Hi. Meet me, Lauren Genninger-Goldfarb. I'm an avid foodie, traveler, and animal lover. I also happen to be a vegetarian. (That's me at the Royal Palace of Madrid in March, 2016.)
I was raised without meat. From day one, my parents fed me based on the vegetarian diets they already adhered to. When I was old enough to make the decision for myself they gave me the choice; do you want to eat meat or not? Already used to my lifestyle, I chose to stay a vegetarian.
As I grew older, my vegetarianism became more of a personal and ethical choice. I saw meat as it was: the dead body of an animal. It took me until very recently to discover that many Americans don't see it the same way.
In March of 2016, I took a trip to Spain with my high school Spanish class. We spent a week visiting Madrid, Toledo (pictured above), and Barcelona. It didn't take me long to fall in love with this country. The culture, the people, the language, the food; everything was full of life. People there knew how to live.
Really, I can't stress this enough. THE FOOD. We spent a great deal of our free time roaming through mercados (Spanish markets) like el Mercado de San Miguel in Madrid where I ate delicacies like burrata cheese on toast drizzled with balsamic vinegar and tomato jam (pictured above) and croquetas de papa (potato croquettes, pictured below).
On one of our last days in Spain we took a trip to el Mercado de La Boqueria, a market in Barcelona. It was beautiful and full of energy and life, much like the rest of the city. Our tour guide immediately took us over to a stand where jamón ibérico (iberico ham, pictured below) was sold.
He bought a few little slices for us to try and passed them around. I, of course, did not partake. I watched as my classmates' eyes rolled back in their heads in pleasure as they tasted it and (without tasting the ham) I realized that this was no ordinary meat.
A classmate asked how much a leg of the ham would cost. Our guide laughed. "Demasiado para nosotros," he said. Translation: t
oo much for us. My classmates were confused. Why would a ham cost too much? Our guide explained that the pigs from which true jamón ibérico comes from are raised in the beautiful Spanish countryside, not normal farms. They are fed a strict diet of bellotas (acorns) as tradition requires. He explained that to our eyes, these pigs lived the high life.
They are, in a way, the crown jewel of Spain. They deserve respect and proper treatment, he said.
We then continued on to tour the section of the mercado devoted to el carne, the meat. As we passed by the different cases of various animals and their respective body parts, my classmates began to back away in disgust. The meat put on display in these cases didn't look like meat the way it does in the United States. It wasn't chopped up and wrapped in plastic. There were goat heads, cow stomach lining, whole un-butchered chickens, pig feet, and brains.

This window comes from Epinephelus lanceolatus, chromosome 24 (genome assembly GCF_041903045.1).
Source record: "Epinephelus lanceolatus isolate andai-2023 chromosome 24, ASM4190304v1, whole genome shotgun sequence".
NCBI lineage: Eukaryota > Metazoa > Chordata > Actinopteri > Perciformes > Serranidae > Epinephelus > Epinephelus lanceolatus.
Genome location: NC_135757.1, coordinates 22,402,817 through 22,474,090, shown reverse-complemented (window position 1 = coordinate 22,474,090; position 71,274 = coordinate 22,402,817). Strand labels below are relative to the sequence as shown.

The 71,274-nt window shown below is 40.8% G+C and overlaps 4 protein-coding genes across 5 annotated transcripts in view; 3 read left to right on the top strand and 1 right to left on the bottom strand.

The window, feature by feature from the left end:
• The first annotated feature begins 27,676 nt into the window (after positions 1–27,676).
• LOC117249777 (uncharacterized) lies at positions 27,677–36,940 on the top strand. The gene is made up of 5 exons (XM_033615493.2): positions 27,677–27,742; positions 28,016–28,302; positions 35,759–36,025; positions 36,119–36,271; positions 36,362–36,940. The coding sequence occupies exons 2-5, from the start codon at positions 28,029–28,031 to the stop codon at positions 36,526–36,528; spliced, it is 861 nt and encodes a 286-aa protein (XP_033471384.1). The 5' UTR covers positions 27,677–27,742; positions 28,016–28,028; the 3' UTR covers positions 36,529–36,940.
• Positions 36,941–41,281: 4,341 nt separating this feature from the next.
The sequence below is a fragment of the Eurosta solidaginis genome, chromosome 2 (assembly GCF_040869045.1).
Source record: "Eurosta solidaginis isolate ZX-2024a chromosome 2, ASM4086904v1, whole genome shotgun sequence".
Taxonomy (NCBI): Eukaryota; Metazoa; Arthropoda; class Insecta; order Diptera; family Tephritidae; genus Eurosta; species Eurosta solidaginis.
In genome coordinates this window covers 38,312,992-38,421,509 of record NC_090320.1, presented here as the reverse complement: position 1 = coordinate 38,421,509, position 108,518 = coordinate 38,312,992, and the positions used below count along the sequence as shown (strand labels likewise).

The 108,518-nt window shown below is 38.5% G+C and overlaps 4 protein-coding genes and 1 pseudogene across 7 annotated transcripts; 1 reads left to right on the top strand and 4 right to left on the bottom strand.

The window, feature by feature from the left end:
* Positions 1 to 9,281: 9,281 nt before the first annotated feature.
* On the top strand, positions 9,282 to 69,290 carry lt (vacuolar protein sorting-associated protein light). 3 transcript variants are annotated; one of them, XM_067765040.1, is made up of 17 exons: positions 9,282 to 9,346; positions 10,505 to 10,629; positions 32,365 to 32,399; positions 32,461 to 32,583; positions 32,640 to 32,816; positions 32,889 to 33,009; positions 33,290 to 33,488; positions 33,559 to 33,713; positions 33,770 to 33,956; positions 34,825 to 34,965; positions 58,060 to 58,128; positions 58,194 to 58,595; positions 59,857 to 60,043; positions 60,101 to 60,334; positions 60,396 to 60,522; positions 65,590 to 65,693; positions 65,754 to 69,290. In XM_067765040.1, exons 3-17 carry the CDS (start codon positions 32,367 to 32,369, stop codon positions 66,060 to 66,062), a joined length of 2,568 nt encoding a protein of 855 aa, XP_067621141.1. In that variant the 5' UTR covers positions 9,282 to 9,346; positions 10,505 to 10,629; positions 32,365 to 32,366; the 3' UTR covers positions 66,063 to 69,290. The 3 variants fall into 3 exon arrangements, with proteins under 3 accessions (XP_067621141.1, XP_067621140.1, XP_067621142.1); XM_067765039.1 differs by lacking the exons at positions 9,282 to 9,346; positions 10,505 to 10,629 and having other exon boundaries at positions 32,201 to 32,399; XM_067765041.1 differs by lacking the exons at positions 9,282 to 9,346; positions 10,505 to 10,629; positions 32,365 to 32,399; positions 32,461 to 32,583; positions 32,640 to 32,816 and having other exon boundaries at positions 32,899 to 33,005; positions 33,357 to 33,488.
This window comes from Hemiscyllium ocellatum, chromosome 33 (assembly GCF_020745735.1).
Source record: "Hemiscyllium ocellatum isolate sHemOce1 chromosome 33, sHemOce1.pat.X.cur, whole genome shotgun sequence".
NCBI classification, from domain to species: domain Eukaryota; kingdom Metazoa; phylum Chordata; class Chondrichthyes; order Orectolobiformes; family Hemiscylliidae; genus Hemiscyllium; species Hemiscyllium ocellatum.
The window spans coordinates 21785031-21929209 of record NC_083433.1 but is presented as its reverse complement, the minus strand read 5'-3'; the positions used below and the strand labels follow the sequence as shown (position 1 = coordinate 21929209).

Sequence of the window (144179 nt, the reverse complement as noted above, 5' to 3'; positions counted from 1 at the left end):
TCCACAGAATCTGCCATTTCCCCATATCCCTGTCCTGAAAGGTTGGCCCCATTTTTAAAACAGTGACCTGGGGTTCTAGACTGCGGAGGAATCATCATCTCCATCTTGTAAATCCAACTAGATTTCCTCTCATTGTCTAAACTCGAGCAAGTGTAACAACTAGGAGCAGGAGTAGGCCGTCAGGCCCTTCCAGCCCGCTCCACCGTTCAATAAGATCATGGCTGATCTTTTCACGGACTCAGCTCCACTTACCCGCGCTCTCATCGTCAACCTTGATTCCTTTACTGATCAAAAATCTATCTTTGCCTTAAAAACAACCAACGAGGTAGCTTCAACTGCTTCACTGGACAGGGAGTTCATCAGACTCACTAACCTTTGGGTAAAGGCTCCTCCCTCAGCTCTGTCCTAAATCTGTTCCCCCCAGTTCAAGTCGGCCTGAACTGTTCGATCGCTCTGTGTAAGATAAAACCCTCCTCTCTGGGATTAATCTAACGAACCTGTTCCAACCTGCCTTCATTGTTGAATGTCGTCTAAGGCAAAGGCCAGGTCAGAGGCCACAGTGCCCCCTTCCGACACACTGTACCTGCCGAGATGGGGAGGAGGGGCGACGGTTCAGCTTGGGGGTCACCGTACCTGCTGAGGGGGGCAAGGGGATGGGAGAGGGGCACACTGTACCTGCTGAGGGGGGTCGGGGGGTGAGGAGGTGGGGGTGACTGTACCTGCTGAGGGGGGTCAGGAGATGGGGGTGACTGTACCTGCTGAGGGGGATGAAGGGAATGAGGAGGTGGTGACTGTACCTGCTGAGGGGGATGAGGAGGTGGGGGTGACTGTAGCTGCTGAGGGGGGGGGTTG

I, however (the vegetarian), was not disgusted. From a very young age, I had developed an awareness that meat was simply a dead animal. Did I have any interest in eating it? No. But was I disgusted by seeing the meat in it's unprocessed and true form? No. And neither were the Spanish people surrounding us. This interested me.
Many of my classmates, coming from a country where processed food rules, were so distanced from the reality of what they were putting in their bodies that the sight of the meat in its natural form made them sick. They, for possibly the first time, understood that those burgers and hot dogs they eat were once living, breathing animals.
This separation from reality was no fault of my classmates. It was, I realized, the fault of our society. We live in a country where the mass food/meat industry has grown to be too large. Animals are raised and slaughtered without a second thought in massive quantities.
There is no respect paid in the way that the Spanish pay respect to their iberico pigs. In the States there is no developed understanding that allows most civilians to connect the deli meat they pick up at the supermarket to the pigs from which it came.
Here I propose a challenge: I am not asking everyone to convert to vegetarianism, only to think. Next time you order a burger or buy meat at the grocery store, take a second and think about what it is you're putting in your body. Think about how that burger was once a cow.
Eating meat is a natural part of human life. We, societally, have simply become too distanced from what meat really is. If you can eat meat but cannot handle seeing a photo of a goat head, maybe you should reevaluate your relationship to the food you're consuming.